Wednesday, August 30, 2006

The Perspective of a Proud Former Fundamentalist

[D]espite my former fixations on all the externals and rigamajig of devoted churchianity, I would do it all again. If I could reboot my life, I would still opt to grow up on the fundy track. (For a few years, at least.)
My confidence in the Bible hasn't waned an ounce in all these years. But I am now what you'd call an evangelical, committed to changing the world through the Gospel and my best human efforts. And therein lies the reason for today's column.
Full article here.


Don said...

Hi Ben

I wonder what he means by fundamentalist, but the last quote and the final emphasis of the column on societal change brings to mind recent discussions of social involvement. Does this emphasis still define a dividing line between fundamentalism and evangelicalism?

In his artcile, the writer says that the NT church set out to change their society. Really? What church history is he reading? The church eventually did redefine Western society, but it seems to me it was more a side effect of evangelism rather than direct social action.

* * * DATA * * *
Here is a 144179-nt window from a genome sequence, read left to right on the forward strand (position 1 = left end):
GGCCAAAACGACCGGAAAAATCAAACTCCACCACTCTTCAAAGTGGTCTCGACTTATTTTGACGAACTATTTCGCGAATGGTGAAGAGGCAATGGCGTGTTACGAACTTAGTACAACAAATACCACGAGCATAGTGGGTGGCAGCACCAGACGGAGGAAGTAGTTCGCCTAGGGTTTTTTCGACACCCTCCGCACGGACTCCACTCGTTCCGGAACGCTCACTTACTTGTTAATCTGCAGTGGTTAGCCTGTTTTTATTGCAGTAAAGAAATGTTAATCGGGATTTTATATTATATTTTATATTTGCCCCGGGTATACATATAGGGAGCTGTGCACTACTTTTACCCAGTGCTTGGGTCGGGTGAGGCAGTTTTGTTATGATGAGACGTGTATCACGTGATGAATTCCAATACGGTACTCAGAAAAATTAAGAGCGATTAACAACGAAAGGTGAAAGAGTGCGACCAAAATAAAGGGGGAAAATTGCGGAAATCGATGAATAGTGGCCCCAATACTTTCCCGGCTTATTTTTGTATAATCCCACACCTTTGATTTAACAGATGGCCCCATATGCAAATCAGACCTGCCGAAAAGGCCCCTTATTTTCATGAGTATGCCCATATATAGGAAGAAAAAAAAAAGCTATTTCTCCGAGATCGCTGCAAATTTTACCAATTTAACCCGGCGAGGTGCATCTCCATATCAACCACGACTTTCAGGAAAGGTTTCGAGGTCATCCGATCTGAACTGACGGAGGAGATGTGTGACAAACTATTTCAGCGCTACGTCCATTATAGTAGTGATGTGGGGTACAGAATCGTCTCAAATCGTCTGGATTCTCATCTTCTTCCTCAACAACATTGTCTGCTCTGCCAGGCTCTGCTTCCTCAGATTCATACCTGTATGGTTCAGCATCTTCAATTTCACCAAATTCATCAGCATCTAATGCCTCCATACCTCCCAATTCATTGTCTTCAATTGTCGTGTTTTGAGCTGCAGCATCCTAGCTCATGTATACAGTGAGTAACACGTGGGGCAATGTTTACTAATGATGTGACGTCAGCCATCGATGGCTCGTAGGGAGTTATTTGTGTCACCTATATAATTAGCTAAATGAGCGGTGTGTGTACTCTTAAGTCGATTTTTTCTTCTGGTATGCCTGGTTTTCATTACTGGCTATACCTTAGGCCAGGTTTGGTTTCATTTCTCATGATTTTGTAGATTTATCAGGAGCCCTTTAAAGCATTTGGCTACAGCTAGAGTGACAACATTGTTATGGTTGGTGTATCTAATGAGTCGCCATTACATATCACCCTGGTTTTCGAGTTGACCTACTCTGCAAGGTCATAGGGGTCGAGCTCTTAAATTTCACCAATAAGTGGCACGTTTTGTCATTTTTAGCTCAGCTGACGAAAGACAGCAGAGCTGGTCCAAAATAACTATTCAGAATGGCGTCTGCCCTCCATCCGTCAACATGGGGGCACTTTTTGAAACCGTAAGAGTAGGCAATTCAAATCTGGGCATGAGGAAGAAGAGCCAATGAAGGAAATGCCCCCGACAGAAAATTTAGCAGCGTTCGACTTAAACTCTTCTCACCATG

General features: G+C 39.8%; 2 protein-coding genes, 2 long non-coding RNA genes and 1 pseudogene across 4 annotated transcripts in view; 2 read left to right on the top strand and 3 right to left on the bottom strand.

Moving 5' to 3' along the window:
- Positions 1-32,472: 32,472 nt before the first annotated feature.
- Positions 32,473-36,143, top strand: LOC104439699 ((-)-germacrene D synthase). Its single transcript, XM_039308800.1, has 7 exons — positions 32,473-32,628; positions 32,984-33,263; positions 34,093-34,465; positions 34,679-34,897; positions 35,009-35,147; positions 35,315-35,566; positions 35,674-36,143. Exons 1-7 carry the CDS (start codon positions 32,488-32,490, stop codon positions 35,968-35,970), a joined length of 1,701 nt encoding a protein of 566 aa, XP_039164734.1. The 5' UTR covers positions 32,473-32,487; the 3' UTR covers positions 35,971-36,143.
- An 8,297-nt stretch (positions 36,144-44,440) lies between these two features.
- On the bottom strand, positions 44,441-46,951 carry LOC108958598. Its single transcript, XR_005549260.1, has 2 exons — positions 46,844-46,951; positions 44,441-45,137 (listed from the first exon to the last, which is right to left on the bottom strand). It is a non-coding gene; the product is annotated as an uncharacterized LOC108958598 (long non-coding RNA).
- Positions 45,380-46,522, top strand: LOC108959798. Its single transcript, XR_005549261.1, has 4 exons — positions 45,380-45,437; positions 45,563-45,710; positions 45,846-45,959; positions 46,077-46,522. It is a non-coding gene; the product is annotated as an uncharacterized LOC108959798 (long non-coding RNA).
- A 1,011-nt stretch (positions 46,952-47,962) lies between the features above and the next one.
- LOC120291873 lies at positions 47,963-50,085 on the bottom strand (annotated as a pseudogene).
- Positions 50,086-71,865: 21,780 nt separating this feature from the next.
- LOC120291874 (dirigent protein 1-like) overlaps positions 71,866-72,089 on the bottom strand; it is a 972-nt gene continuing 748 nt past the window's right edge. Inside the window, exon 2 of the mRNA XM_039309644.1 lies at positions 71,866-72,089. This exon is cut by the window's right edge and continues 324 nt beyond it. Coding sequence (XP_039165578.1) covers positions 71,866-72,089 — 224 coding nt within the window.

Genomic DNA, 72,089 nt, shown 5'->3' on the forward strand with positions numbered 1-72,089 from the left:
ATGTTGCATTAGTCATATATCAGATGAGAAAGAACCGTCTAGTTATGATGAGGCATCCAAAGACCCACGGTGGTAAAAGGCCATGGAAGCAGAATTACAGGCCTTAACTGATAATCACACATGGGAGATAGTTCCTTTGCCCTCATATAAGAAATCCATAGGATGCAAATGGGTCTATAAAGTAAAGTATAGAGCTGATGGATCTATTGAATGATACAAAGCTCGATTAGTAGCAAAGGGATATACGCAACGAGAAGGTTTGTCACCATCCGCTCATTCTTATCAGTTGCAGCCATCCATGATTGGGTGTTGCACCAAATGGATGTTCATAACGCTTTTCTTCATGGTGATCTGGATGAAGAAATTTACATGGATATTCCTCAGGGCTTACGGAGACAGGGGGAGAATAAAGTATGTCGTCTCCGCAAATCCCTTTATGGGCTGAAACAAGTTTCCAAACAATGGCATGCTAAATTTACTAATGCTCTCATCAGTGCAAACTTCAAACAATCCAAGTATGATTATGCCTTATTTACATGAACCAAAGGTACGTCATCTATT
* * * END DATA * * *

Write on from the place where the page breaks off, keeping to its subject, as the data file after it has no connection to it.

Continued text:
Don Johnson
Jer 33.3

Ben said...

I don't know the answer to that, Don. Within the past year we've had fundamentalists decry the rising interest in social action among the young fundamentalists. But on the other hand, we've had unquestioned fundamentalists heavily involved in political and social action for decades. I'm at a loss for how to interpret that paradox.

I agree with the point of your second paragraph, but I'm not sure where Rutz says what you're saying he does. He does imply that the earliest believers planned to unseat Caesar and combat infanticide, but that's not the same as the church setting out to change society. I think the corporate body/individual believer distinction is important to maintain. But then, I don't know my history well enough to know if he's accurate.

I'm also sympathetic to his broader point that Christians fight societal evil because it's what Christians do. My sense, however, is that this is far from the mission of the church. The addictive nature of political power and cultural influence is far too seductive to justify toying lightly with it.

Matthew LaPine said...
Have you seen this guy's webpage?!

Ben said...

I wonder if they could've moved her cue cards a little closer to the camera.

Unfortunately, I can't get the video with the history of the planet in 3 minutes. I was thinking I'd make some money selling it to History of Civ students.